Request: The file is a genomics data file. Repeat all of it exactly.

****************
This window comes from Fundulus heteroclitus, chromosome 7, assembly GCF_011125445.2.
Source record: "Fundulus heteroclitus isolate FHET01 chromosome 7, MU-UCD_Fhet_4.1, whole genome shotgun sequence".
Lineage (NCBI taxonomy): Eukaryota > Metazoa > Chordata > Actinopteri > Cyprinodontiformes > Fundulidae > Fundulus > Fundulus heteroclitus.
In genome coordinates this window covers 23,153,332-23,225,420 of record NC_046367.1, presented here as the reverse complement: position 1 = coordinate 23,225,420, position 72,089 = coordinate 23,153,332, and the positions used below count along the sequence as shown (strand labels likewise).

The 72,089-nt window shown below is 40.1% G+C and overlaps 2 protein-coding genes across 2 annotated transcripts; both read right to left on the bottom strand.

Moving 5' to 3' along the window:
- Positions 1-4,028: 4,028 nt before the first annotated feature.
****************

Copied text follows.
This window comes from Fundulus heteroclitus, chromosome 7, assembly GCF_011125445.2.
Source record: "Fundulus heteroclitus isolate FHET01 chromosome 7, MU-UCD_Fhet_4.1, whole genome shotgun sequence".
Lineage (NCBI taxonomy): Eukaryota > Metazoa > Chordata > Actinopteri > Cyprinodontiformes > Fundulidae > Fundulus > Fundulus heteroclitus.
In genome coordinates this window covers 23,153,332-23,225,420 of record NC_046367.1, presented here as the reverse complement: position 1 = coordinate 23,225,420, position 72,089 = coordinate 23,153,332, and the positions used below count along the sequence as shown (strand labels likewise).

The 72,089-nt window shown below is 40.1% G+C and overlaps 2 protein-coding genes across 2 annotated transcripts; both read right to left on the bottom strand.

Moving 5' to 3' along the window:
- Positions 1-4,028: 4,028 nt before the first annotated feature.